This debate will never be solved...and there will be no agreements..that is pretty clear
 
Repair damage vs cleaning and maintenance
 
I guess if you don't like the qualities of a particular ink, don't use it...If the ink is still on the market, it's qualities must be enjoyed by others.


Very true. Personally I am just not much confident "not as new" should always equal to "damaged".

#28 Intensity

Intensity

    Antique

  • Member - Gold

  • PipPipPipPipPipPipPipPipPip
  • 2,146 posts
  • Location:U.S.A.
  • Flag:

Posted 15 December 2019 - 16:51

 

 

No, it was some time ago, why do you want to know?

 

The pen has since been back to twsbi who blamed Diamine and replaced the barrel.

 

Mainly because we could have provided you with tips on how to clean your pen, and this information could have been useful to others.  It's always relevant to be specific when making statements of ink damage, including conditions in which the ink was used, other inks used (chemical interaction between inks when there's no thorough cleaning between swapping different inks can also potentially lead to problems).  And just because TWSBI replaced a barrel and blamed Diamine, doesn't mean it was permanent damage--it was quite possibly easier to just send you a new replacement and be done with the issue (and effectively ask you not to use that ink again so they don't have to send you another replacement part). 


“I admit it, I'm surprised that fountain pens are a hobby. ... it's a bit like stumbling into a fork convention - when you've used a fork all your life.” 


#29 Bill P

Bill P

    FOUNTAIN PEN ENTHUSIAST

  • Premium - Ruby

  • PipPipPipPipPipPipPip
  • 533 posts
  • Location:New Hampshire
  • Flag:

Posted 15 December 2019 - 17:05

Very true. Personally I am just not much confident "not as new" should always equal to "damaged".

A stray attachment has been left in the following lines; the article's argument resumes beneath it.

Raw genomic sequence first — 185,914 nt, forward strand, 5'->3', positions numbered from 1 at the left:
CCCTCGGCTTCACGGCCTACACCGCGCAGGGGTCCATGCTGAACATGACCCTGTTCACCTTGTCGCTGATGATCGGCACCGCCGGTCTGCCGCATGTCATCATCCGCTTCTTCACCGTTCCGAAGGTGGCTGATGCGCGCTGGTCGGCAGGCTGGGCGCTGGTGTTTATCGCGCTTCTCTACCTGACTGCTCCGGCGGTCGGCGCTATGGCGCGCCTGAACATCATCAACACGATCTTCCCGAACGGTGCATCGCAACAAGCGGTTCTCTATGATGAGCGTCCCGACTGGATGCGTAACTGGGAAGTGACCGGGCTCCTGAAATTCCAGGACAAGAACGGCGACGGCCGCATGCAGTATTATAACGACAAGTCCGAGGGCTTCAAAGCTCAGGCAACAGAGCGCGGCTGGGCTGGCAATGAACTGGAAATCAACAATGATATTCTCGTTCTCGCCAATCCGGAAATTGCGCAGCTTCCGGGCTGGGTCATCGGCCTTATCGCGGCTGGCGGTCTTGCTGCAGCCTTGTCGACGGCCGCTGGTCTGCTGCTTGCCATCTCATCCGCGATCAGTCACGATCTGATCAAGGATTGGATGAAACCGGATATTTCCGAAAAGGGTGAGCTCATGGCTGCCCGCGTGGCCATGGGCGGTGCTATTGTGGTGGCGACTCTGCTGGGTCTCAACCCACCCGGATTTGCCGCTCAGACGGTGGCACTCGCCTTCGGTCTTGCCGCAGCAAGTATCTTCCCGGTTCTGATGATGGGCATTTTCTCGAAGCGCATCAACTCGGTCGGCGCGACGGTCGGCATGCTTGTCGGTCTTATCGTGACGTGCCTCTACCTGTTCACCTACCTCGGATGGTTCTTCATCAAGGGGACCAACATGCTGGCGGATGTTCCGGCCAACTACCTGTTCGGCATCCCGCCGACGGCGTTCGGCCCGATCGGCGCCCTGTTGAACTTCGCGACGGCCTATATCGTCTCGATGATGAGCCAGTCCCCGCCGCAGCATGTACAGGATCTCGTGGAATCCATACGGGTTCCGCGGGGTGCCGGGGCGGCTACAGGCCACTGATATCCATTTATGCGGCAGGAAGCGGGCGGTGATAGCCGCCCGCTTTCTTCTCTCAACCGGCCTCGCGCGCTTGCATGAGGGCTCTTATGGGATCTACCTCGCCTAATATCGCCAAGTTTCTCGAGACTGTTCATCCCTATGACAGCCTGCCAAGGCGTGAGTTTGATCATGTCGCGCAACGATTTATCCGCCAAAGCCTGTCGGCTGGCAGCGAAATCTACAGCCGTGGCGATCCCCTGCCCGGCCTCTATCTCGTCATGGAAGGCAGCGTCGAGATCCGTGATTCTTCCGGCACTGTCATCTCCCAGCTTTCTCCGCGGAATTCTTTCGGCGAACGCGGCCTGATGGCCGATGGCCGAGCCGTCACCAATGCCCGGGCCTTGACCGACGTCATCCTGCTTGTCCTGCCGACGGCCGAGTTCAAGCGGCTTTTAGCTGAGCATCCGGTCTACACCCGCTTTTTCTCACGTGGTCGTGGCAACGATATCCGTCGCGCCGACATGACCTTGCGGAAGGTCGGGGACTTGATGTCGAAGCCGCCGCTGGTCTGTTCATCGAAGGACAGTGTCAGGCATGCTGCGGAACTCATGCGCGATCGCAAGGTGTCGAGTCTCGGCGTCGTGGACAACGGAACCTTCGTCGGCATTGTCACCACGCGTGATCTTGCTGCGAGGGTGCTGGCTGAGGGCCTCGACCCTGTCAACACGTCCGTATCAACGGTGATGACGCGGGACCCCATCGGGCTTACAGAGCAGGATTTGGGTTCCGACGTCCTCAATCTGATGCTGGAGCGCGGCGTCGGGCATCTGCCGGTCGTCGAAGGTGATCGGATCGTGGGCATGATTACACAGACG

+1



#30 TSherbs

TSherbs

    Donor Pen

  • Member - Gold

  • PipPipPipPipPipPipPipPipPipPip
  • 4,012 posts

Posted 15 December 2019 - 19:26

 
 
You are entitled to your opinion too, it just happens to be different to mine and the OED which defines damage as
 
'physical harm that impairs the value, usefulness, or normal function of something'
 
.....
 
Lets not get silly about this.


Quoting the OED on this topic is the "silly" move. You end up basing your point off a definition that would include as "damage" simply the depreciation that comes from opening a package.

Very few inks will ever damage a pen other than some possible discoloration, which can happen to pen materials both transparent and opaque. We only note the discoloration, however, with transparent pieces, since in the others it's not visible on the outside of the pen. If one does not want to risk visible discoloration with a fountain pen, then I recommend not purchasing demonstrators. That said, I own a few myself, and none has received any discoloration, even with the notorious BSB.

#31 TSherbs

TSherbs

    Donor Pen

  • Member - Gold

  • PipPipPipPipPipPipPipPipPipPip
  • 4,012 posts

Posted 15 December 2019 - 19:35

 
The point I am making is that a well behaved ink should not need remedial action to the pen  to put it back into its original state before it was filled with ink.

Is rinsing with water a "remedial action" that indicates that "damage" has been done? How about if soap is added?

I've not before encountered someone with so broad a definition of "damage": what many of the rest of us would call routine cleaning (like removing the stubborn dirt on a car from actually using it on the road).

Edited by TSherbs, 15 December 2019 - 19:35.


#32 txomsy

txomsy

    Vintage

  • Member - Gold

  • PipPipPipPipPipPipPip
  • 781 posts
  • Flag:

Posted 15 December 2019 - 22:37

iron gall nib damage-

 

https://kencrooker.com/igink-redux/

That was a very interesting and amusing read- Thanks.



#33 Bagdatapolous

Bagdatapolous

    Extremely Rare

  • Member - Gold

  • PipPipPipPipPipPip
  • 238 posts

Posted 15 December 2019 - 22:55

Try spilling black ink on your carpet and explaining to your significant other that the carpet is not damaged, it is more like tea stains in a cup. Be prepared to duck.

 

If the pen had to go back to the manufacturer for a replacement barrel then that has to qualify as damage by anyones definition.

 

I have a Montblanc that became stained  due to their own Lavender ink, that needed a new barrel.



#34 Intensity

Intensity

    Antique

  • Member - Gold

  • PipPipPipPipPipPipPipPipPip
  • 2,146 posts
  • Location:U.S.A.
  • Flag:

Posted 15 December 2019 - 22:58